Dream Land Discussion: How West Ninth Street Shaped Little Rock

By Kalee Sexton

The documentary, produced by Arkansas PBS, sheds light on how an area of Little Rock became the center of the Black business district and was promptly shut down after the Federal Housing Act of 1949 was passed.

After the civil war, many freed slaves settled in the area and it became “a city within a city.” By the 1940s, the Dreamland Ballroom within Taborian Temple was used for many dances and social gatherings. It became known for high-profile events with musicians like Ella Fitzgerald, Nat King Cole, B.B. King and others performing there.

Not only was the entertainment industry prospering, but the area had pharmacies, hospitals and grocery stores – anything residents might need. Businesses thrived, creating a strong local economy.

During World War II, Black soldiers frequented the area, creating a business boom. The music, pool halls and nightclubs also attracted high school and college students as well as aristocrats. However, the urban renewal efforts led by the Federal Housing Act of 1949, which aimed to modernize “blighted” areas, brought the flourishing neighborhood and businesses to a halt.

Although it was promoted as a way to beautify cities and get rid of old, dilapidated homes and buildings, many community members felt the federal policy was actually used to racially redistrict Little Rock. The West Ninth Street area was a successful, thriving community, yet it was targeted as part of the urban renewal push.

Sharanda Williams, assistant dean for student affairs and diversity at UAMS, and Odette Woods, senior director for staff diversity, equity and inclusion, served as facilitators for the panel discussion.

Panelist Airic Hughes, a Ph.D. in History candidate at the University of Arkansas and the founder of Visionairi Enterprises, said the fact that Black wealth existed in the area defied the ideology of the time.

“Black people are the only group of enslaved people who became citizens of the country they were enslaved by. Their success flipped social ideas on their head,” he said.

Panelist Tanisha Joe-Conway, a producer for Arkansas PBS, said they chose to call the documentary Dream Land because that’s what the West Ninth Street community was.

“It was where members of the community could be free. They could walk on the street or go into businesses and see people who looked like them,” she said. “Look at what we were able to build. The ancestors of slaves built grocery stores, hotels, salons and hospitals. They had all these things right there.”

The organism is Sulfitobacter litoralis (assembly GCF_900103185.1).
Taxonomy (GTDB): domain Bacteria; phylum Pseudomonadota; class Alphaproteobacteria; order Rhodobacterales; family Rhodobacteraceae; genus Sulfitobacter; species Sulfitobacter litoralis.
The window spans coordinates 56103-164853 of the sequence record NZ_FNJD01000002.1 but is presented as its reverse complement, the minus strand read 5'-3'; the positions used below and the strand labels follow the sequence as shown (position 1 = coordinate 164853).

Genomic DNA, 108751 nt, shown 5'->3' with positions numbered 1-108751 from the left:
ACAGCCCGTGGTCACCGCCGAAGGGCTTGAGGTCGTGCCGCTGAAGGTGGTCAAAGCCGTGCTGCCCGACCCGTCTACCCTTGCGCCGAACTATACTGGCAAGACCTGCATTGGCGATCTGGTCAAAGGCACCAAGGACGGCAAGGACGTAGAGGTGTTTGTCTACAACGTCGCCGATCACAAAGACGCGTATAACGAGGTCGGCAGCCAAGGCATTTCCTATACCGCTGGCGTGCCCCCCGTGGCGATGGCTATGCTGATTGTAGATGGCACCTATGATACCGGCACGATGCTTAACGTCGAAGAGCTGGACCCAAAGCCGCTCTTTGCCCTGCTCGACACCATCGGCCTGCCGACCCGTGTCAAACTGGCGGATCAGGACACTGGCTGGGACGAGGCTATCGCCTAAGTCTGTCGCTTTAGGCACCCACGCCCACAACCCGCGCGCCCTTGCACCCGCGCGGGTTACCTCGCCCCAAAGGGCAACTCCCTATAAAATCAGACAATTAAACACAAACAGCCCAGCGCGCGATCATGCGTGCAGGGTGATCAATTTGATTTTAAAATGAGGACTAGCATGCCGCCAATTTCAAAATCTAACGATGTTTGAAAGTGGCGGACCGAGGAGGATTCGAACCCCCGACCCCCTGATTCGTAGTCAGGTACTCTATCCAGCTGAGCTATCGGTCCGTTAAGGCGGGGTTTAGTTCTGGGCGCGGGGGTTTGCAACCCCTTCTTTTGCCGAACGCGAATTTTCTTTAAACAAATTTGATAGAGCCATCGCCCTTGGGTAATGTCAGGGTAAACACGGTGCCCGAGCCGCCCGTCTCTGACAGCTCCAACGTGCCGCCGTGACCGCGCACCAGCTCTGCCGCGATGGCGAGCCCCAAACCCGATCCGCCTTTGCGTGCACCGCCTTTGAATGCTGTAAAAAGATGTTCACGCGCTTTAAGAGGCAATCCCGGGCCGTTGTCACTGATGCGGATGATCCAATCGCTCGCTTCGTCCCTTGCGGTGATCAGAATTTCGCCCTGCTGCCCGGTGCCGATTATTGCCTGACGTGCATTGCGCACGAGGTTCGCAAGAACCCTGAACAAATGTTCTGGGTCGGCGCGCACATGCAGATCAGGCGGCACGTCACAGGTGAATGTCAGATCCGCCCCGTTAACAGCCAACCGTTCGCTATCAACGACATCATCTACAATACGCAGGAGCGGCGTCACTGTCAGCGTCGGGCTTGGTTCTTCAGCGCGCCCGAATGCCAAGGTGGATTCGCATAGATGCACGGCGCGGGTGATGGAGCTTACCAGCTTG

In the late 1800s and well into the 1900s, segregation became legal through the implementation of Jim Crow laws. In Arkansas, Blacks and whites could not share railroad coaches, streetcars or bathrooms. They could not gamble together, vote together, live together or get married.

“The statutes were in place to tell Black people what they could and could not do,” Joe-Conway said.

“Jim Crow became code for larger anti-Black policies,” Hughes said.

The civil rights movement picked up steam in the 1950s, and by 1954, public schools were required to be integrated. Central High School was famously desegregated after nine students were able to enroll following a tense stand-off staged by then-Gov. Orval Faubus who mobilized the Arkansas National Guard to prevent any Black students from entering the school. In 1964, the Civil Rights Act was passed, which prohibited discrimination on the basis of race, color, religion, sex or national origin.

And yet, social separation was ramping up with the urban renewal policies.

“Central High School desegregated while the rest of the community became more segregated. It was resegregation following desegregation,” Hughes said.

Black business owners were forced to sell their properties or face eviction. Housing projects on the edge of the city were built for the displaced Black community members, away from white neighborhoods. More and more private schools popped up around Little Rock, hindering integration.

“Many decisions were made without community members at the table,” Joe-Conway said.

Along with urban renewal, construction of the I-630 further separated Black people from the community, creating a visible racial and economic divide.

“There was a lack of diverse presence in decision-making spaces, leading to policies that shaped our lived experience,” Hughes said.

Telling the story of the past, including the uncomfortable truths, is key to progress, Joe-Conway said.

Today, the only remaining structure from the neighborhood’s heyday is Taborian Hall, which was listed on the National Register of Historic Places in 1982.

The panelists and facilitators agreed that the West Ninth Street area should be commemorated, whether by placing historic markers along the street or by rebuilding it altogether.

“Black history is American history. Rebuilding Ninth Street would celebrate Black culture and history,” Hughes said. “Dream Land is progress. Having this conversation is progress. Looking back will help us move forward.”

Dream Land can be viewed on AETN and on the Arkansas PBS YouTube page.